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Vastu shastra

Architecture and design-related texts of India / From Wikipedia, the free encyclopedia

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Vastu shastra (Sanskrit: वास्तु शास्त्र, vāstu śāstra – literally "science of architecture"[2]) is a traditional Indian system of architecture[3][4] based on ancient texts that describe principles of design, layout, measurements, ground preparation, space arrangement, and spatial geometry.[5] The designs aim to integrate architecture with nature, the relative functions of various parts of the structure, and ancient beliefs utilising geometric patterns (yantra), symmetry, and directional alignments.[6][7]

Angkor Wat, a Hindu-Buddhist temple and World Heritage Site, is the largest religious monument in the world. This Cambodian temple deploys the same circles and squares grid architecture as described in Indian Vāstu Śastras.[1]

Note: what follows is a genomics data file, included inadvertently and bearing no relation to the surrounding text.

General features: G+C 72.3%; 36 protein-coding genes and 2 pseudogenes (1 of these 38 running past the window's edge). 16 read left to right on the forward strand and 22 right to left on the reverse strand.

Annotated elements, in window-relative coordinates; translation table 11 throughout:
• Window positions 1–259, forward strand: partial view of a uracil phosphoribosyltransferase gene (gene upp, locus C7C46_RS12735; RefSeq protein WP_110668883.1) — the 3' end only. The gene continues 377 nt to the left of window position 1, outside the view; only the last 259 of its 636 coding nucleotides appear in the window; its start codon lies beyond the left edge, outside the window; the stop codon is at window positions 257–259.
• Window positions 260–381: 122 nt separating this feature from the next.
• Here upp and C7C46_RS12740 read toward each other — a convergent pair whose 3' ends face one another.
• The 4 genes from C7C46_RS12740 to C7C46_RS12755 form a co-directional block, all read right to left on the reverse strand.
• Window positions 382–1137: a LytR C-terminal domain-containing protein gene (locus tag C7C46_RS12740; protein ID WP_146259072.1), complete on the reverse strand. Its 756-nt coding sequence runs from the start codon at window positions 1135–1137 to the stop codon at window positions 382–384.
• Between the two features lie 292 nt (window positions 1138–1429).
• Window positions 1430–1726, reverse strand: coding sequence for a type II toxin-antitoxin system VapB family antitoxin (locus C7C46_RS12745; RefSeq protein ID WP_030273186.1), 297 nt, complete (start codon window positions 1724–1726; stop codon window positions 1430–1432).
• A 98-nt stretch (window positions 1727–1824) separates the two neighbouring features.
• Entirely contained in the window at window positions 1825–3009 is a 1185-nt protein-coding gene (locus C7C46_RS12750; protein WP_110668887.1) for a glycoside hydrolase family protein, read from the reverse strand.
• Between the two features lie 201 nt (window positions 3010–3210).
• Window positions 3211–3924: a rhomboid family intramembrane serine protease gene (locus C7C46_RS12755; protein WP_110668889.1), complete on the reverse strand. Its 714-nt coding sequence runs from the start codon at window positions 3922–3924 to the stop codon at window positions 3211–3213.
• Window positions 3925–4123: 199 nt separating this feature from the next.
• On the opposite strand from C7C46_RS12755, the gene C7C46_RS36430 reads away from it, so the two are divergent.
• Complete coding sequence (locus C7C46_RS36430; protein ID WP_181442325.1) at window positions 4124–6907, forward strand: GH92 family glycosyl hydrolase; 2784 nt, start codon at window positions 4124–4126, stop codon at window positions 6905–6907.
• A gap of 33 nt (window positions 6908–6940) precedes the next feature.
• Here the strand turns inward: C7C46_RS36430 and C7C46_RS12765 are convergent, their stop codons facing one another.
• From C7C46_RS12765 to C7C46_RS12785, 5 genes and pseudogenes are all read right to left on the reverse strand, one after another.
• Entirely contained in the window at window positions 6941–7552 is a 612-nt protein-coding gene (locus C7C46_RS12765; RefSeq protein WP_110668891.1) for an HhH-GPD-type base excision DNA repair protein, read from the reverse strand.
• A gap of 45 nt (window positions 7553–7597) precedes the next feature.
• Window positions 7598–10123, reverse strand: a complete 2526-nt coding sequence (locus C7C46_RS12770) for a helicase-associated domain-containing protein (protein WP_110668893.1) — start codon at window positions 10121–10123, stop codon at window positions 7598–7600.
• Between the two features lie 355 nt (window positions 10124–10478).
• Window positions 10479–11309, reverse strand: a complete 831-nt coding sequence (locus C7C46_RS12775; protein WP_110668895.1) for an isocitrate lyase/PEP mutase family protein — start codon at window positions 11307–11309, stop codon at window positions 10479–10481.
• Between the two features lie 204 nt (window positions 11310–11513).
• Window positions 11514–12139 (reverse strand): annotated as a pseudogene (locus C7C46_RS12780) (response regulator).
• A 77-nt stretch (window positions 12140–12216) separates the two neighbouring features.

Vastu Shastra are the textual part of Vastu Vidya – the broader knowledge about architecture and design theories from ancient India.[8] Vastu Vidya is a collection of ideas and concepts, with or without the support of layout diagrams, that are not rigid. Rather, these ideas and concepts are models for the organisation of space and form within a building or collection of buildings, based on their functions in relation to each other, their usage and the overall fabric of the Vastu.[8] Ancient Vastu Shastra principles include those for the design of Mandir (Hindu temples),[9] and the principles for the design and layout of houses, towns, cities, gardens, roads, water works, shops and other public areas.[5][10][11]

In contemporary India, states Chakrabarti, consultants that include "quacks, priests and astrologers" fueled by greed are marketing pseudoscience and superstition in the name of Vastu-sastras. They have little knowledge of what the historic Vastu-sastra texts actually teach, and they frame it in terms of a "religious tradition", rather than ground it in any "architectural theory" therein.[12]